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In today’s Governance Workshop, Jason proposed a hypothetical scenario involving edge cases in which Sophons and tokenholders/voters disagree, and are unable to reach consensus through the normal process of reconciliation. Participants discussed trade-offs across four options.
- Kleros offers a solution for arbitration-as-a-service. See the summary from yesterday’s exploratory call between the Rook team and Kleros (with more material to come).
- Jason presented a hypothetical with multiple reconciliation scenarios, and the community discussed various paths out of reconciliation in the event that the Sophons and objecting tokenholders/voters are unable to reach consensus. Participants worked through the benefits and vulnerabilities offered by each path, and identified questions.
Scenario 1: Sophons decide the final outcome.
- In a situation for which reconciliation is decided by Sophons, the benefits of clarity and mission alignment could potentially be outweighed by the concentration of power and the potential for loss of trust, depending on the nature of the decision. Joe mentioned that the ability of the community to offboard Sophons would be a key risk mitigation factor for this option.
Scenario 2: External arbitration (e.g. Kleros, Celeste, Aragon Court).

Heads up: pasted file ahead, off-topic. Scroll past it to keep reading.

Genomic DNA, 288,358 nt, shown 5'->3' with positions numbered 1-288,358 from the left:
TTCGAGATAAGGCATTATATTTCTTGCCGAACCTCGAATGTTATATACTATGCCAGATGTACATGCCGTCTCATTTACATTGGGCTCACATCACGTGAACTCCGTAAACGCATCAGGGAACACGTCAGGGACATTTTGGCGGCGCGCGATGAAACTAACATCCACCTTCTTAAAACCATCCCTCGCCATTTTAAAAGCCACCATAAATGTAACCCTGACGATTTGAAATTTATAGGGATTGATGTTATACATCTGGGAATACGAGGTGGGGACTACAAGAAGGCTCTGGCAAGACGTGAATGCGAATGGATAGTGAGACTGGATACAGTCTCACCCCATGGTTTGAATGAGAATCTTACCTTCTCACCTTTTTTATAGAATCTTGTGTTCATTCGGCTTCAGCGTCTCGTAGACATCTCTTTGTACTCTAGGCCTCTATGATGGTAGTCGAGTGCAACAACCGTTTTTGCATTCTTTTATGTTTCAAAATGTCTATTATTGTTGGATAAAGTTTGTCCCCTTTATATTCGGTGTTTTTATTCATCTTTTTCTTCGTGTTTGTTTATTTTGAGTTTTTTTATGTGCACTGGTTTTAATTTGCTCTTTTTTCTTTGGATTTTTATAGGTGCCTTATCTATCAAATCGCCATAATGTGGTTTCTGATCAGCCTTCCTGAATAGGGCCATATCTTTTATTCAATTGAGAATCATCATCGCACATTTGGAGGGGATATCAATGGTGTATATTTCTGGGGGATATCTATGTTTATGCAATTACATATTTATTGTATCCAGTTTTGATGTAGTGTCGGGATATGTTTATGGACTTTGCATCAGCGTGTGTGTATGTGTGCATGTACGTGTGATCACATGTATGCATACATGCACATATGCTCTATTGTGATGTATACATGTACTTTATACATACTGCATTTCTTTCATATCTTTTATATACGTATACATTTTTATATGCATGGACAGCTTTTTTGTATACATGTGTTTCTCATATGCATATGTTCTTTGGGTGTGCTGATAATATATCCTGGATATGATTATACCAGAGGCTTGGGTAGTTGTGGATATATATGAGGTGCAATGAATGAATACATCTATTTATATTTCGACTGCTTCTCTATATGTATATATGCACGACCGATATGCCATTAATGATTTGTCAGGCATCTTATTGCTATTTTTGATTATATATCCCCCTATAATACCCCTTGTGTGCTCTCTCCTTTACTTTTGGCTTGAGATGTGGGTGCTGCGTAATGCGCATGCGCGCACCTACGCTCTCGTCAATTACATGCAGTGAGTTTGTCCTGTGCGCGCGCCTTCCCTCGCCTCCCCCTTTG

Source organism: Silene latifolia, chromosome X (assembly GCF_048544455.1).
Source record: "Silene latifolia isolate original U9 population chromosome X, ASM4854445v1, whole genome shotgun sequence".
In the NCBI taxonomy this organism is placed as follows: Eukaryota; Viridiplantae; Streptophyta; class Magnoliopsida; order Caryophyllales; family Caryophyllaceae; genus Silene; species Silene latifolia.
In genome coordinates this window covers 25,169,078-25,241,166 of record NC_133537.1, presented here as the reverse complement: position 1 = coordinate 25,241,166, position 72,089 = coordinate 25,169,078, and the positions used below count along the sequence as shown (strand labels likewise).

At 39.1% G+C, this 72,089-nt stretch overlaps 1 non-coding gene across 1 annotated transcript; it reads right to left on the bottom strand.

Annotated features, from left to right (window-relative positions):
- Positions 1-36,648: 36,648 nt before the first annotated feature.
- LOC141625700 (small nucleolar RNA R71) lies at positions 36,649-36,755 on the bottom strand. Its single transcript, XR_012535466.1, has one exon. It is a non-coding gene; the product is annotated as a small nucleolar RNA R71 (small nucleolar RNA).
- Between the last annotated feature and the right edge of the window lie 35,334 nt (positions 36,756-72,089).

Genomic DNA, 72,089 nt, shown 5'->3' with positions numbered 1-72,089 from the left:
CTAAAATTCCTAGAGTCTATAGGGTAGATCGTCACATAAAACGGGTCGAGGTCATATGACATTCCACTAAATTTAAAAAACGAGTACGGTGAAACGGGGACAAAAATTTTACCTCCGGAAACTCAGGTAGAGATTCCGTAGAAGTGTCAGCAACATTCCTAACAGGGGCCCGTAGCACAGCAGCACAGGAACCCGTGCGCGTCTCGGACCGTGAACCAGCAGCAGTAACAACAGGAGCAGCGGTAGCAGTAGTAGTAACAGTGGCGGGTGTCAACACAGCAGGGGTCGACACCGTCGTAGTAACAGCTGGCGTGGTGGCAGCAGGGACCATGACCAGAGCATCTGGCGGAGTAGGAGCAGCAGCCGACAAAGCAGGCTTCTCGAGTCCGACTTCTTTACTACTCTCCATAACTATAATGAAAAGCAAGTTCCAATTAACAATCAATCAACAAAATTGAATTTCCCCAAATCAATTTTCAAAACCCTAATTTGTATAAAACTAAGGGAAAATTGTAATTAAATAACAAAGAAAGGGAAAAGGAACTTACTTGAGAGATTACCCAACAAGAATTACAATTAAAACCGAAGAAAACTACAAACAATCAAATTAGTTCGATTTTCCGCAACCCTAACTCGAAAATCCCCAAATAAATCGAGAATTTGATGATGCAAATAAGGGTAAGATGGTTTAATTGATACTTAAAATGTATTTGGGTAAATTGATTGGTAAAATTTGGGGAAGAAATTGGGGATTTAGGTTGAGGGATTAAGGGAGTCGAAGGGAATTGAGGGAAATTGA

- Having external experts decide these cases could offer benefits of objectivity and expertise, although participants had concerns about the level of protocol-specific knowledge required to opine on Rook proposals.
Scenario 3: Tokenholders decide through a simple majority vote.
- This path could increase ROOK “stickiness” by motivating investors to hold tokens due to tie-breaking power. However, it also opens the possibility that tokenholders could vote against the best interests of the protocol, whereas this is less likely with the protocol-aligned Sophons.
- Certain classes of improvement proposals could be excluded to prevent attacks.
Scenario 4: “Super Sophons” – an elected subset of the community, Labs and other experts – convene solely to make these decisions.
- It is possible to ensure their alignment to protocol-enforced rules by constraining their decision-making ability to constitutional-type methods. That said, a smaller set of individuals increases the potential for vote buying, and infrequently needed Super Sophons may lose interest during down-time.